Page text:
It's important work. But it is also stressful.
"The burnout factor is actually a concern within our program. It's tough work. I definitely don't take things home with me. I do my job. I focus on the family and the child," Aznavoorian says. "We have monthly meetings where we share our feelings with the rest of the pedi-SANEs and talk about the struggles that we having doing the job and the work that we do. We rely on each other to talk about the tough days and the good days."
The rewards aren't monetary. The satisfaction comes with knowing you have played a role in helping a child recover from a potentially devastating ordeal.
"The older the children are the more they realize that what happened was wrong or wasn't supposed to happen. They tend to think that as a result something is wrong with their body and that people can tell what happened to them just by looking at them," Aznavoorian says.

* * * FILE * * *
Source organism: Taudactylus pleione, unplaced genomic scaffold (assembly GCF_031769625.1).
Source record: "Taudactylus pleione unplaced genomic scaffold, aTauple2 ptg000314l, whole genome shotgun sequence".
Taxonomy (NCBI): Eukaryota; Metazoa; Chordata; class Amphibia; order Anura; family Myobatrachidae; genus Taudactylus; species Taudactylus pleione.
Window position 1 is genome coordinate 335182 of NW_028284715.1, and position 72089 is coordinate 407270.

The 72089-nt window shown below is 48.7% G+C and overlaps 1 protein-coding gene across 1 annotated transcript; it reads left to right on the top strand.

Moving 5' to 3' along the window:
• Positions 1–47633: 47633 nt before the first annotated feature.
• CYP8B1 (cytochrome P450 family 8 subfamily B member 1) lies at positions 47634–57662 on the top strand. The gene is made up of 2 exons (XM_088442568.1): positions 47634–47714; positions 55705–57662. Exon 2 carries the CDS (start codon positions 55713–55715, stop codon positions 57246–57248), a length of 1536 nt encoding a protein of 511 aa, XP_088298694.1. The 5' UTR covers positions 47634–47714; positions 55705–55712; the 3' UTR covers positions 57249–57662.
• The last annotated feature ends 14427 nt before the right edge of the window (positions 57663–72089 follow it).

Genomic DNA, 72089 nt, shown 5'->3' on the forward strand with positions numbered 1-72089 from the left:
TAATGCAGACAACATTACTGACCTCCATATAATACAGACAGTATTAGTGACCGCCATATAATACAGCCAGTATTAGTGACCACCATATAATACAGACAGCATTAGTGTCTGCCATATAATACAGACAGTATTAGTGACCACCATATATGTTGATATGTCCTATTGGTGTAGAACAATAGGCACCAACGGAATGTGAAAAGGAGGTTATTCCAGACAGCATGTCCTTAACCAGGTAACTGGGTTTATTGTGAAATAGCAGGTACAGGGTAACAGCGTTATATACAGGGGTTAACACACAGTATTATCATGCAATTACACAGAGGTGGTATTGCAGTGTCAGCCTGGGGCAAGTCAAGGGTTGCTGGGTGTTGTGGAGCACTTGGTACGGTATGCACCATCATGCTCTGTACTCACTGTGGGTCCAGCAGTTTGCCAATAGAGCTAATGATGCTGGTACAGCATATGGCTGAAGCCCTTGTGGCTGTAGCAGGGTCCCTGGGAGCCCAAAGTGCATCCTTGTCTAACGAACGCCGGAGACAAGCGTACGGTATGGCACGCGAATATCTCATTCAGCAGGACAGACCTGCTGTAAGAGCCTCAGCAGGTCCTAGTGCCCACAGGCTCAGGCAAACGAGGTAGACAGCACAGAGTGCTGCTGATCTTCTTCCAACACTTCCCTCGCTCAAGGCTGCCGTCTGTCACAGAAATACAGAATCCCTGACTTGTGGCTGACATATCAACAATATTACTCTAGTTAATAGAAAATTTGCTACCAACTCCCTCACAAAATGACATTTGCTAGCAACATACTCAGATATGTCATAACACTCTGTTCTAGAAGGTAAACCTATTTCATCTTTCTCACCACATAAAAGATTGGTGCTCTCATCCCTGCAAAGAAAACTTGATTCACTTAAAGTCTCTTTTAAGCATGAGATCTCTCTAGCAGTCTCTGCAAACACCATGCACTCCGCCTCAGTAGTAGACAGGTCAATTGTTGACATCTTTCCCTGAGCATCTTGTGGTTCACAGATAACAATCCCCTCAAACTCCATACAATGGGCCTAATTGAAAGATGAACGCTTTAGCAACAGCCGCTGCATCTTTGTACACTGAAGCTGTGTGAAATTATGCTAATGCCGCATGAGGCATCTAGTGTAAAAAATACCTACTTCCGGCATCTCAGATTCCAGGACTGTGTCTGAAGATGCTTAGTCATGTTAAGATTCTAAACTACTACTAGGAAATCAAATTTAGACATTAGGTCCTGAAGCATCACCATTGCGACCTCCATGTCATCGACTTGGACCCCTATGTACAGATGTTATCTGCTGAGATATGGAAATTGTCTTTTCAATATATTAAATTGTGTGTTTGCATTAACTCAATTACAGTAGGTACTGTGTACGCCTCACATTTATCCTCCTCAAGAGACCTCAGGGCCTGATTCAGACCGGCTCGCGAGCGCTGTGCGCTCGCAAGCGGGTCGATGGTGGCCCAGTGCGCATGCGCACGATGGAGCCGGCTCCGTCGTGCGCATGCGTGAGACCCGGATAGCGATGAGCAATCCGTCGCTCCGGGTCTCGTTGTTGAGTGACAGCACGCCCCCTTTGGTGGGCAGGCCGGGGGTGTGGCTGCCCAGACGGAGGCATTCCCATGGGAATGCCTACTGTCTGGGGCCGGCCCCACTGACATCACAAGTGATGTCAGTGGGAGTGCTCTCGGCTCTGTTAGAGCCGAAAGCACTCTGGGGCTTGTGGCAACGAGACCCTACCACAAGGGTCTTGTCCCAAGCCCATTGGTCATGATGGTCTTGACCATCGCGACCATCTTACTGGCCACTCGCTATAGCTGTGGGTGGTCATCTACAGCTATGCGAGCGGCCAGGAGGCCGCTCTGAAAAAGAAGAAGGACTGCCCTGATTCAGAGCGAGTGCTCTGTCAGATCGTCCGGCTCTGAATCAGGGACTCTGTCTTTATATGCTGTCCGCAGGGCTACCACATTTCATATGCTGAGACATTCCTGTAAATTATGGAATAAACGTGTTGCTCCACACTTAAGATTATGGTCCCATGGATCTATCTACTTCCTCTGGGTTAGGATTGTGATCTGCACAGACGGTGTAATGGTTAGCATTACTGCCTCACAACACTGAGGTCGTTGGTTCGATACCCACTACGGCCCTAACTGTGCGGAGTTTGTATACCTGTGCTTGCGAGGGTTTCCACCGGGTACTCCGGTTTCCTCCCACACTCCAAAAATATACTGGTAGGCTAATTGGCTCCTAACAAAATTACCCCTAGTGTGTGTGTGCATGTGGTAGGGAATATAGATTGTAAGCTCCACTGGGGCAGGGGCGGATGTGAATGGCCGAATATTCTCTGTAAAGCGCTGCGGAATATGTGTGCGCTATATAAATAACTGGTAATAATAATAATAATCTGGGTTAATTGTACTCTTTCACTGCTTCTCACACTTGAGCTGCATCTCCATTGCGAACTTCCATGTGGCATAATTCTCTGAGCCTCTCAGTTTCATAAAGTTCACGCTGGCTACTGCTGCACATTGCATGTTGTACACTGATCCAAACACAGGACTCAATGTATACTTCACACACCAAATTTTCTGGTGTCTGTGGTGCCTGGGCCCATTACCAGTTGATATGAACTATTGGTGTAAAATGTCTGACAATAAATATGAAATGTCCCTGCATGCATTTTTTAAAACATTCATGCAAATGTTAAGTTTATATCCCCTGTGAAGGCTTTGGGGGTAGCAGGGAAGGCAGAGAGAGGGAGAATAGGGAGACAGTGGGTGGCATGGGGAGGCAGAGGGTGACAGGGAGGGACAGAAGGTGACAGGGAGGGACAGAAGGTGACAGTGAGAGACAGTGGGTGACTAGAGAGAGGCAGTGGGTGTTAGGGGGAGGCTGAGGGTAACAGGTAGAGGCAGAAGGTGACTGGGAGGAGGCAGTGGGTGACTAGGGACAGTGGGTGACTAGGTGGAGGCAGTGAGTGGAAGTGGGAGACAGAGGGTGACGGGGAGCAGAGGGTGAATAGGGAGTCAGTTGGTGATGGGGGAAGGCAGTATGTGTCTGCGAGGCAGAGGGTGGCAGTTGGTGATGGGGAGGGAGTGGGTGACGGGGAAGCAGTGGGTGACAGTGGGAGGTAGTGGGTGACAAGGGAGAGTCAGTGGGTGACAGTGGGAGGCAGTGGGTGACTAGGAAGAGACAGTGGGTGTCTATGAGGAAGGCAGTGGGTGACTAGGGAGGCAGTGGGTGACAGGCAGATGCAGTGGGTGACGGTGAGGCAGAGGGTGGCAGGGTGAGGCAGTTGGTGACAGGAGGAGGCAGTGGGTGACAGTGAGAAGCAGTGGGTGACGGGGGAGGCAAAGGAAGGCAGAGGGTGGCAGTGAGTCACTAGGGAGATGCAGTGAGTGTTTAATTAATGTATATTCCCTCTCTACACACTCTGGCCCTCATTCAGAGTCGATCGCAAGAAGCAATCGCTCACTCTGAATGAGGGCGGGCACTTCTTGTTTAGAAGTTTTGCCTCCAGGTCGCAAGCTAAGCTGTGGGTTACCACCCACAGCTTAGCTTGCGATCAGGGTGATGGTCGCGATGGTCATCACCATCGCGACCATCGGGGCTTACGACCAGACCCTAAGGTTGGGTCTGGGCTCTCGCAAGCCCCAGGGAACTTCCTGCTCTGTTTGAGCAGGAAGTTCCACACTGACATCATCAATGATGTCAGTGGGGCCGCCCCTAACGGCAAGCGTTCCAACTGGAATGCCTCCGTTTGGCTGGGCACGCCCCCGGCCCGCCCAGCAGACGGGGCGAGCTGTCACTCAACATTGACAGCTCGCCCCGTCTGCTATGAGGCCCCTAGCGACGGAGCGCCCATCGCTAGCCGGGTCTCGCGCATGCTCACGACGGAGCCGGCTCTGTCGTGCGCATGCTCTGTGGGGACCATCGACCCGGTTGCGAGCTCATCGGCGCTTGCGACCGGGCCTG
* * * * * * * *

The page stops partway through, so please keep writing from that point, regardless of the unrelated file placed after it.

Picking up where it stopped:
"This particularly is true with the adolescent population and the young teens. They think something is wrong with them. It's happened to me on numerous occasions where I examine these children and they look at me and say, 'Really? You can't tell something happened?' I say 'No, I can't tell. Your body is perfectly normal just like every other 11-year-old body would look like.' And they are so excited about that. That is what keeps me doing what I do every day."